Acknowledgments

The work at the Oregon State University is supported by Oregon Nanoscience and Microtechnologies Institute and by National Science Foundation (PHY-0449426). The work at Cornell was supported by the NSF through the Cornell Center for Materials Research (CCMR), the MARCO Focused Research Center on Materials, Structures, and Devices and the AFOSR. Sample Fabrication was performed at the Cornell node of the National Nanofabrication Infrastructure Network, which is supported by the National Science Foundation (Grant ECS-0335765).

References and links

1.

K. Geim and K. S. Novoselov, “The rise of graphene,” Nat. Mater. 6(3), 183–191 (2007). [CrossRef] [PubMed]

2.

A. H. Castro Neto, N. M. R. Peres, K. S. Novoselov, and A. K. Geim, “The electronic properties of graphene,” Rev. Mod. Phys. 81(1), 109–162 (2009). [CrossRef]

3.

Y. Zhang, J. W. Tan, H. L. Stormer, and P. Kim, “Experimental observation of the quantum Hall effect and Berry’s phase in graphene,” Nature 438(7065), 201–204 (2005). [CrossRef] [PubMed]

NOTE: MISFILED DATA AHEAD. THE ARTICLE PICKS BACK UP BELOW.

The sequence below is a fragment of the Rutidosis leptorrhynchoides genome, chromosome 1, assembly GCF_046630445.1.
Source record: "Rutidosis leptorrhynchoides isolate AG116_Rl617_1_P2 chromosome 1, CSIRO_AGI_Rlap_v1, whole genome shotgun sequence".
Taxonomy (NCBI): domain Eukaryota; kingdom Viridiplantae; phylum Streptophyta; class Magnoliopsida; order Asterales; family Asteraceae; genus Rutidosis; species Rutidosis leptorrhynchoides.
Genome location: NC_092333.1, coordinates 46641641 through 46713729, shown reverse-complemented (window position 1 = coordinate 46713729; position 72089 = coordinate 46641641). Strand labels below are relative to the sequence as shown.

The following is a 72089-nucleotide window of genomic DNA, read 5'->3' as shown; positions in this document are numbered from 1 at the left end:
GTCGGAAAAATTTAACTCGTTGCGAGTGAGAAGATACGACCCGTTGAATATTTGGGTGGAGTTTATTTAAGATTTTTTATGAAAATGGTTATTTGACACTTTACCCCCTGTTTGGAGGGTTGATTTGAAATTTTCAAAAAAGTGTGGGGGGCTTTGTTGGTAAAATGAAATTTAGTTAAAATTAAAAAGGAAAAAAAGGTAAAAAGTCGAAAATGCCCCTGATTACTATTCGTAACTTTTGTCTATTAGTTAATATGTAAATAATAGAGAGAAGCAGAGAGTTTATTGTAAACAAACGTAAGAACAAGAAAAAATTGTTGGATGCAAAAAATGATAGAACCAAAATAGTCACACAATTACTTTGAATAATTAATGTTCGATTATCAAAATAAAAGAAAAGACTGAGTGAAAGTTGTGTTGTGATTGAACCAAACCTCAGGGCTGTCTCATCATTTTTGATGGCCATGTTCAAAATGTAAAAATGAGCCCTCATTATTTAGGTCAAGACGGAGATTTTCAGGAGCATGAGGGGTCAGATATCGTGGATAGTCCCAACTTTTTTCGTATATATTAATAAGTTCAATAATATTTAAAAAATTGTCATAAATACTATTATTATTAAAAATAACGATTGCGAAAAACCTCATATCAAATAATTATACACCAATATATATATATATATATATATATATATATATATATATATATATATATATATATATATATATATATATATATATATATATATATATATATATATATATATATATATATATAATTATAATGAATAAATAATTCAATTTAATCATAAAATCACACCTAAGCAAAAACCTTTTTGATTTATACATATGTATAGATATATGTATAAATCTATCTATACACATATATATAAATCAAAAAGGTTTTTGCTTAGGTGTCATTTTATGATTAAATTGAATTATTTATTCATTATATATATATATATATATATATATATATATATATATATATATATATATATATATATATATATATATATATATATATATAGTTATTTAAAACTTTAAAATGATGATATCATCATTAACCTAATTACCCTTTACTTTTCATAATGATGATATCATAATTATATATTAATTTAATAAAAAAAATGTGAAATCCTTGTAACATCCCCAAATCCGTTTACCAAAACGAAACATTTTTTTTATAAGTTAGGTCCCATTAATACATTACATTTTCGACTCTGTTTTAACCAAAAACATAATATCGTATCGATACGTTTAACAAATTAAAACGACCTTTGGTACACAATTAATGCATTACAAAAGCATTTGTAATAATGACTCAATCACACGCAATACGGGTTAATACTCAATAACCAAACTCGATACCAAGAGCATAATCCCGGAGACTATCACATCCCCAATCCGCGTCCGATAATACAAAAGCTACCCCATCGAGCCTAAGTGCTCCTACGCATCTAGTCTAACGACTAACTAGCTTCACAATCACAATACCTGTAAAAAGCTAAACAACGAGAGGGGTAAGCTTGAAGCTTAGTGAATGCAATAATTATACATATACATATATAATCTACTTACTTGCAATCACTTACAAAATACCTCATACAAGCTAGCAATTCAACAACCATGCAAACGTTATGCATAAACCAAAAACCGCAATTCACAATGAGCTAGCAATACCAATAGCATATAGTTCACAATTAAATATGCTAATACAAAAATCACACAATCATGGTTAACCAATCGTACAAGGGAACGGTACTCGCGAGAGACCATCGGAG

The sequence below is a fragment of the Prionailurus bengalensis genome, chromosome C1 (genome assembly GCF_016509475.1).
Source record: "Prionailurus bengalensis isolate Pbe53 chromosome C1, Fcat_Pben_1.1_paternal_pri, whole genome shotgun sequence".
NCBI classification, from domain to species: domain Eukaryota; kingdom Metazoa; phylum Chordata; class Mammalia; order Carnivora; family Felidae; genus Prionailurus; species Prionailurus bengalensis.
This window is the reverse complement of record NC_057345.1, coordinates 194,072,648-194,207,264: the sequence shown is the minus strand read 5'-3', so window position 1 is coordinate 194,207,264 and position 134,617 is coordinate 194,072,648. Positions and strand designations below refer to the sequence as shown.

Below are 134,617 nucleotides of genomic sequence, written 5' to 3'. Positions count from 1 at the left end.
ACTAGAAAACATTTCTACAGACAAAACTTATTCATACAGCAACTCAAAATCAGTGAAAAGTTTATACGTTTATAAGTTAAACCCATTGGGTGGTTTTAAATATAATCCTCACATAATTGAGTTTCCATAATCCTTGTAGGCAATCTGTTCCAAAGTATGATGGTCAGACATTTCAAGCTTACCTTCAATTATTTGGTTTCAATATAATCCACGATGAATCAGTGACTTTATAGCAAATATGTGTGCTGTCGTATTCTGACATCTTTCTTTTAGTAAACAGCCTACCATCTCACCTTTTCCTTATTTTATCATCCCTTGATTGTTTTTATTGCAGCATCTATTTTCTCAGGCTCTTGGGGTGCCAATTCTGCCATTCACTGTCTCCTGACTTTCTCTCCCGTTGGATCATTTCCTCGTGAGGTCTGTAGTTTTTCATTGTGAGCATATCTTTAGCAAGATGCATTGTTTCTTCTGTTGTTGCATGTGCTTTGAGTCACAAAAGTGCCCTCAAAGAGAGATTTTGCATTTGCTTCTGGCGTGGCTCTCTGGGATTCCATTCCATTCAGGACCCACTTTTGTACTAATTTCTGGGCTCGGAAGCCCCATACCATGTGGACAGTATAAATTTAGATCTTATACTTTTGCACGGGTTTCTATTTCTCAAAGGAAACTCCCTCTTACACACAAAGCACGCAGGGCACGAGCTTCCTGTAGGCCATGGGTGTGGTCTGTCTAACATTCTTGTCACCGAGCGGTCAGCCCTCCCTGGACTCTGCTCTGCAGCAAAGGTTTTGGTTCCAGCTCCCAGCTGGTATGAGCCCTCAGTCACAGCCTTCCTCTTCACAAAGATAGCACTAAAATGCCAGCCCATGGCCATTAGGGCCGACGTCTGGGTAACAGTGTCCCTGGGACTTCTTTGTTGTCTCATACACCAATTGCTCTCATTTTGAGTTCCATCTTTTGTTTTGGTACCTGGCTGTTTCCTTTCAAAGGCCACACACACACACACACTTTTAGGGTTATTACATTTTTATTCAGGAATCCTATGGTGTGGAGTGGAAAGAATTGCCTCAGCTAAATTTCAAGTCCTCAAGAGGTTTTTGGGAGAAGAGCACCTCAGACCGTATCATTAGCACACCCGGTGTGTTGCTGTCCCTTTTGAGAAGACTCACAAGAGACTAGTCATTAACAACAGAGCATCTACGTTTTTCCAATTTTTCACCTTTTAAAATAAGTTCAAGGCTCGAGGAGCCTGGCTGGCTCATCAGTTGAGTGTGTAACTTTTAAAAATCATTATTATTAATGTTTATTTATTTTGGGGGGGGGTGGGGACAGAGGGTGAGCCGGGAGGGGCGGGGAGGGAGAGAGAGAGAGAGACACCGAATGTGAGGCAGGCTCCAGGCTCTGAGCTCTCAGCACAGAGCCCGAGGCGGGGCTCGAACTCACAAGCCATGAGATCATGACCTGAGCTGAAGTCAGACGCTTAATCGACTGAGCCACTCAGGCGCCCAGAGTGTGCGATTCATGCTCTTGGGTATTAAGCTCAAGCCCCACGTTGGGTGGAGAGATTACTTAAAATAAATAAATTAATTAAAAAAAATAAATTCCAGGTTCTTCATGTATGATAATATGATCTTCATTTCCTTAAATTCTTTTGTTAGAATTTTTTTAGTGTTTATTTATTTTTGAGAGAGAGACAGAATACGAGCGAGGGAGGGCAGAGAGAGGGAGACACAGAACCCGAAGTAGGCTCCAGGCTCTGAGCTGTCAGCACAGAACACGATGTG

4.

K. Geim, “Graphene: Status and Prospect,” Science 324(5934), 1530–1534 (2009). [CrossRef] [PubMed]

5.

G. Brumfiel, “Graphene gets ready for the big time,” Nature 458(7237), 390–391 (2009). [CrossRef] [PubMed]

6.

M. Dragoman and D. Dragoman, “Graphene-based quantum electronics,” Prog. Quantum Electron. 33(6), 165–214 (2009). [CrossRef]

7.

X. Li, X. Wang, L. Zhang, S. Lee, and H. Dai, “Chemically Derived, Ultrasmooth Graphene Nanoribbon Semiconductors,” Science 319(5867), 1229–1232 (2008). [CrossRef] [PubMed]

8.

L. A. Ponomarenko, F. Schedin, M. I. Katsnelson, R. Yang, E. W. Hill, K. S. Novoselov, and A. K. Geim, “Chaotic Dirac Billiard in Graphene Quantum Dots,” Science 320(5874), 356–358 (2008). [CrossRef] [PubMed]

9.

Y.-M. Lin, K. A. Jenkins, A. Valdes-Garcia, J. P. Small, D. B. Farmer, and P. Avouris, “Operation of Graphene Transistors at Gigahertz Frequencies,” Nano Lett. 9(1), 422–426 (2009). [CrossRef]

10.

H. Wang, D. Nezich, J. Kong, and T. Palacios, “Graphene frequency multipliers,” IEEE Electron Device Lett. 30(5), 547–549 (2009). [CrossRef]

11.

N. L. Rangel and J. M. Seminario, “Graphene terahertz generators for molecular circuits and sensors,” J. Phys. Chem. A 112(51), 13699–13705 (2008). [CrossRef] [PubMed]

12.